The death threat to David Gosling came in photocopies left around campus by an unknown figure from outside the college.
Not an everyday experience, but then Dr Gosling was principal of a college in Peshawar, Pakistan, which has been described as one of the world’s most dangerous cities owing to terror attacks by the Pakistani Taliban. The city is only about 30 miles from Charsadda, the site of last week’s deadly assault by militants on Bacha Khan University that killed at least 21 people.
Dr Gosling, a nuclear physicist by background who has held positions at the universities of Cambridge, Delhi and Hull, last month published a book on his experiences at Edwardes College between 2006 and 2010, titled Frontier of Fear: Confronting the Taliban on Pakistan’s Border.
The college, established by the Church Missionary Society in 1900, is a prestigious private higher education institution that is strong in the sciences and was “the first in [its] province to introduce co-education”, as described by Dr Gosling.
“You’ve got to remember that 5 million children in Pakistan are out of school, 3 million of them girls,” Dr Gosling told Times Higher Education.
Part of the role for institutions such as Edwardes must be to educate the future teachers of those children, “otherwise you can’t talk about higher education without appearing somewhat uncoordinated with the rest of society”, he added.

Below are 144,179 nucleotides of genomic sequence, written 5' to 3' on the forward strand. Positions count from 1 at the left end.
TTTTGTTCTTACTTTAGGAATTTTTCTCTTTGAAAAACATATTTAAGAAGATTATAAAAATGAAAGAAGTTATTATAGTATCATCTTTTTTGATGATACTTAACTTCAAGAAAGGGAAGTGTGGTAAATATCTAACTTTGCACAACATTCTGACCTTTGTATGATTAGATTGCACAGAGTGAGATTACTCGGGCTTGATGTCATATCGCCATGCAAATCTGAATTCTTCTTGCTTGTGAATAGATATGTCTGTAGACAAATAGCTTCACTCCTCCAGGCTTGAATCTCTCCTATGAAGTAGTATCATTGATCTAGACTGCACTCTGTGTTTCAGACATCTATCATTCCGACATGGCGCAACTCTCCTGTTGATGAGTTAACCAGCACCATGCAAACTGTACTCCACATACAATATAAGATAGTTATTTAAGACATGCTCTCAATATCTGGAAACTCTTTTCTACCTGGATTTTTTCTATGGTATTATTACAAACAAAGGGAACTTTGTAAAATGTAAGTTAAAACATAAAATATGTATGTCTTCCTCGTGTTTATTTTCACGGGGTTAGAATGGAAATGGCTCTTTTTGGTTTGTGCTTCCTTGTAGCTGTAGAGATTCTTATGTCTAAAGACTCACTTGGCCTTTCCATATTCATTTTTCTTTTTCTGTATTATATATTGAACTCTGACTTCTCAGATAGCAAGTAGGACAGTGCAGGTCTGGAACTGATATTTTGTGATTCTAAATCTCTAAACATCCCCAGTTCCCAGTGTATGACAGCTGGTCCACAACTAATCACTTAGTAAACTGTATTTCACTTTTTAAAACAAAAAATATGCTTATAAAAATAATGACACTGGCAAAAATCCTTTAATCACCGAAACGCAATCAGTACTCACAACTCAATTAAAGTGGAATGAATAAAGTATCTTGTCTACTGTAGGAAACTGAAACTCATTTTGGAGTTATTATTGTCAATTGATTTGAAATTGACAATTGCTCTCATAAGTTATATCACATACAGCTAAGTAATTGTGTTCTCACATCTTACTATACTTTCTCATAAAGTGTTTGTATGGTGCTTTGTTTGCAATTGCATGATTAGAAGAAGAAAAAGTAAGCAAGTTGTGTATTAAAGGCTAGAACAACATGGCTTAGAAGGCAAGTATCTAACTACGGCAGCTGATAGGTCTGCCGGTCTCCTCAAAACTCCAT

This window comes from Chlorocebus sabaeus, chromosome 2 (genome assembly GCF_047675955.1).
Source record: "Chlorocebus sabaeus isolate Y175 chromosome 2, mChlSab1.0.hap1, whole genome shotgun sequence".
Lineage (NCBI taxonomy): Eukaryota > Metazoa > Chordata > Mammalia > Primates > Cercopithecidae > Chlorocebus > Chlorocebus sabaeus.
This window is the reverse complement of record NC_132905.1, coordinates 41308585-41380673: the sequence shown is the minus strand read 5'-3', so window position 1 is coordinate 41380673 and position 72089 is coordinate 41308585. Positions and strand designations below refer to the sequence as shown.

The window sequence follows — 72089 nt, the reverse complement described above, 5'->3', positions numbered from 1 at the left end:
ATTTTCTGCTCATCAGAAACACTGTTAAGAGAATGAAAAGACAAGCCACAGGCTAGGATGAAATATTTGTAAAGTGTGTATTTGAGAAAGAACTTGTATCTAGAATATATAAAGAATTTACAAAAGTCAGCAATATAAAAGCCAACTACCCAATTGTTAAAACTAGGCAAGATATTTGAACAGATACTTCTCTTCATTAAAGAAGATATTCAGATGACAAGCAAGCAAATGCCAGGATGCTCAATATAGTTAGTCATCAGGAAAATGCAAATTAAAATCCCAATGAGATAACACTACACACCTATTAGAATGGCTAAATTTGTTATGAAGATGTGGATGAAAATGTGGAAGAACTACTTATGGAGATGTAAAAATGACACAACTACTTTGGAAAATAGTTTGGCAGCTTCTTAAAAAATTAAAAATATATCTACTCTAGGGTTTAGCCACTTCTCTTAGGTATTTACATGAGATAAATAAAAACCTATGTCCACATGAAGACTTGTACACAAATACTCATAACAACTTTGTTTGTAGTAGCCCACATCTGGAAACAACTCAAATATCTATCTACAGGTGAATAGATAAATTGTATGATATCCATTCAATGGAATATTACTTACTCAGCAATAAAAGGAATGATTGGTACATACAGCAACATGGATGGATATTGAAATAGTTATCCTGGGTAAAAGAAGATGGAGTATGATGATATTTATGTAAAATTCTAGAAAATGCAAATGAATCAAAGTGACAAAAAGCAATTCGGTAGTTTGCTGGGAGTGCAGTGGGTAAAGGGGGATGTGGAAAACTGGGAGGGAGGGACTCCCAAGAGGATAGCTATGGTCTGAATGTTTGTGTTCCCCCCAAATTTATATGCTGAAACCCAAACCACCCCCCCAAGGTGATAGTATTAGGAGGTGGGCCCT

Dr Gosling argued that institutions with a degree of autonomy can offer “a more rounded education. I could prioritise in women’s education, I could set up a programme on prison visiting, without having government officials looking over my shoulder.”
The death threat, in November 2007, claimed several grievances against Edwardes, including that “Islam is totally against female education, because it is against the sharia”.
Dr Gosling also encountered an inspector from Pakistan’s Inter-Services Intelligence (ISI), part of whose job “was to ‘spy’ on me and submit reports about my activities”, writes Dr Gosling.
But the inspector was rather friendly. After noticing that Dr Gosling always took the same route on his evening walk, he advised him to vary it to reduce the risk of being kidnapped. On another occasion, he gave Dr Gosling a lift back to college on his scooter.
Although the book describes vividly how violence afflicted Peshawar – to the extent that blasts from nearby suicide bomb attacks sometimes shattered windows on campus – Dr Gosling told THE that it was “important for outsiders to understand that the kind of Islam that fuels violence is imported to Pakistan from the Wahhabi tradition of Saudi Arabia”.
“It was imported for political reasons, basically to counter the Russians [after the Soviet invasion of neighbouring Afghanistan in 1979].”
But the “local, regional Islam was and is very Sufi-inspired, very compassionate”, he added.
Writing in a blog for THE last week, he said that the Bacha Khan attack proved that “there will be no lull in the spate of violence” that had afflicted education institutions in the region, culminating in the killing of 140 people, most of them children, last year at the Army Public School in Peshawar. “It also raises fears that institutions like Edwardes…will be attacked.
“Increasingly, the focus of Taliban terrorist attacks on soft educational targets appears to be based on revenge for military action against extremism,” he added.